GWPF warns that the government’s obsession with renewables instead of strengthening resilience is leaving the UK exposed
London, 20 July – A new paper published by the Global Warming Policy Foundation urges a complete rethink of the UK’s approach to climate change, and a new focus on adaptation.
The GWPF calls upon policy makers to learn the key lesson from the recent heat wave and adopt policies that prioritise effective and relative low cost adaptation measures over massively expensive and ineffective renewable energy targets.
Despite previous heat waves in recent decades, the UK’s priority in dealing with climate change has been to spend nearly hundred billions on wind and solar projects, failing almost completely to prepare communities for extreme weather events that are inevitable regardless of climate change.
In the last 20 years consumers have had to hand over some £50 billion to renewable energy investors. The OBR estimates that in the next four years alone (2022 to 2025) renewables investors will receive another £50 billion. However, none of these costly Net Zero policies will reduce the public’s vulnerability to extreme weather.
According to the report’s author, GWPF deputy director Andrew Montford:
It’s now clear that the UK’s unilateral and vain attempt to change the weather by building more wind turbines has been an unmitigated disaster. We now seem to be facing a real possibility of rolling blackouts. Politicians have focused relentlessly on trying to decarbonise the economy, and have neglected simple and comparatively cheap adaptation measures that could make climate impacts in the UK irrelevant in practical terms. Adaptation is the Government’s road to energy and economic security, but it remains to be seen if ministers can shake off the groupthink that infests the Westminster village.”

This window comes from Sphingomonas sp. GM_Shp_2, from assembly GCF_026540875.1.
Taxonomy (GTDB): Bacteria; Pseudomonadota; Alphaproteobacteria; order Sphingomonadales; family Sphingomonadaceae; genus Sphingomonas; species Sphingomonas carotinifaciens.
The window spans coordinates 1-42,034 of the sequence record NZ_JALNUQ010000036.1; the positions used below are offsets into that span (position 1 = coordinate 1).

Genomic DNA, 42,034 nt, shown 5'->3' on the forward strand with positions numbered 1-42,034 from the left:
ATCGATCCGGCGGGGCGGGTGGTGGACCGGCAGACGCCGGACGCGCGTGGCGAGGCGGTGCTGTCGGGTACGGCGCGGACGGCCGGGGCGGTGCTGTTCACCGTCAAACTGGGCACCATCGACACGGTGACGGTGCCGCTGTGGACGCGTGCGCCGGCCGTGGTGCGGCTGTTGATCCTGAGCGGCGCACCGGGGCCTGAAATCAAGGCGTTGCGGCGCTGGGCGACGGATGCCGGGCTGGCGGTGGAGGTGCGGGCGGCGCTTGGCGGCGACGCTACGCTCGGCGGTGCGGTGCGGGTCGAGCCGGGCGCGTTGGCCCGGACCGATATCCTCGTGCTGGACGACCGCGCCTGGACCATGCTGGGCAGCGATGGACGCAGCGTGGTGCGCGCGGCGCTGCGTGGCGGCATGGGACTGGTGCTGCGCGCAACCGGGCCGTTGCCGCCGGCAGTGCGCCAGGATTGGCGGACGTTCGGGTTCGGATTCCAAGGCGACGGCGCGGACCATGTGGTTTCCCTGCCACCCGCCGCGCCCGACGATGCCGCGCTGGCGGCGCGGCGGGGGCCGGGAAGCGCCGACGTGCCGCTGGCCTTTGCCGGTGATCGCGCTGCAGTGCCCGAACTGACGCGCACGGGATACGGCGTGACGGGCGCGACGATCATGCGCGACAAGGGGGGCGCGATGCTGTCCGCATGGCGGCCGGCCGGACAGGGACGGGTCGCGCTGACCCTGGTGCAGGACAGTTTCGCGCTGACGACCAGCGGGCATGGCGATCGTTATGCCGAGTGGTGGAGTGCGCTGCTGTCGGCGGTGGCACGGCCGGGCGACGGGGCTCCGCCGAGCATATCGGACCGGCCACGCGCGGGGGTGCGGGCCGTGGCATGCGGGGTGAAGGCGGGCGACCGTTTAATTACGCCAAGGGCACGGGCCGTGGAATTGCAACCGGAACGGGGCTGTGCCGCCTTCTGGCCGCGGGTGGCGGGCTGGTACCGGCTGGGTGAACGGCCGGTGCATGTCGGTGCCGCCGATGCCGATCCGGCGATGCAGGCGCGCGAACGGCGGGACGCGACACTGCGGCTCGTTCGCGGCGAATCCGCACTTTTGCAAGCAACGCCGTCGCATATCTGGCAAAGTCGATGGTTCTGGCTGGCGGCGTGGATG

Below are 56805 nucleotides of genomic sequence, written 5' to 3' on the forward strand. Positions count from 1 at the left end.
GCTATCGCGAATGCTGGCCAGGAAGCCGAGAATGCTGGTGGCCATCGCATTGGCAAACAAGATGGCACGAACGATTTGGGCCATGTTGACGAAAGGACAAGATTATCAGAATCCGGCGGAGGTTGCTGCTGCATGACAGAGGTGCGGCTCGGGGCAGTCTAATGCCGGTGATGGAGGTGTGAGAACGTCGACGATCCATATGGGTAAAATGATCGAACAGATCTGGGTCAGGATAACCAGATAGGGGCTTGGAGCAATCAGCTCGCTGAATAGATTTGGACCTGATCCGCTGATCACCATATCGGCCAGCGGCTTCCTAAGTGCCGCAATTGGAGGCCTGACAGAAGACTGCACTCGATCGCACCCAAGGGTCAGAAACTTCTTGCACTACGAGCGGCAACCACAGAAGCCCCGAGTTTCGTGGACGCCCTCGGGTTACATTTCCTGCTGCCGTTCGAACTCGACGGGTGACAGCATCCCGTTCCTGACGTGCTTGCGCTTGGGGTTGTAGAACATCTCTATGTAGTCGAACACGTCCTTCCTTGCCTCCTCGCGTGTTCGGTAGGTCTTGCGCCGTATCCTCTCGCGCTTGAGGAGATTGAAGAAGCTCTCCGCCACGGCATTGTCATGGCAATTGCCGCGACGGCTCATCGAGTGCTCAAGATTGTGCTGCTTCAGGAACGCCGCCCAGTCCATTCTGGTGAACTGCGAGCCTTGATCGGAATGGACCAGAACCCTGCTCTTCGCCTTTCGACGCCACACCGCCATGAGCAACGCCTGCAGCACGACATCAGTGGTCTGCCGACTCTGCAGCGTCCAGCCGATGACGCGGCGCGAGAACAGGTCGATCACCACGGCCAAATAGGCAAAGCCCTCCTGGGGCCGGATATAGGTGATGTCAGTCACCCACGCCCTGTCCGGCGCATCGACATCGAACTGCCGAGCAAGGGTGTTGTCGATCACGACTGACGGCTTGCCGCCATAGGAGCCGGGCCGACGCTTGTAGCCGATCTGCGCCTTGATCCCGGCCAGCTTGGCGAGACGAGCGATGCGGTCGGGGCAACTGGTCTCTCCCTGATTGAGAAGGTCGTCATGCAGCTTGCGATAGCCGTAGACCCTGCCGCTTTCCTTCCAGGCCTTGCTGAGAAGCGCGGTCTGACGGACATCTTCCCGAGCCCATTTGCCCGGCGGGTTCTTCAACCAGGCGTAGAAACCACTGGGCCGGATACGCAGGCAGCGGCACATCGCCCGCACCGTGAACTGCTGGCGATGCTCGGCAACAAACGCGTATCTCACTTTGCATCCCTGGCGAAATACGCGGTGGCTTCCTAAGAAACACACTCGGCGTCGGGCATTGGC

Montford says that as well as offering a return to energy security, adaptation is much cheaper than current mitigation policies:
Adapting to even the largest impacts of predicted climate change is orders of magnitude cheaper than trying to change the weather in 2050. You can build as many sea walls as you need for a few billion pounds. We’re spending that every year on subsidising windfarms, and we are having no discernable effect on the climate.”
The paper also points out that as well as being much cheaper, adaptation measures only need to be put in place if and when required, in contrast to mitigation measures, which require politicians to accept scientists’ predictions of the future climate.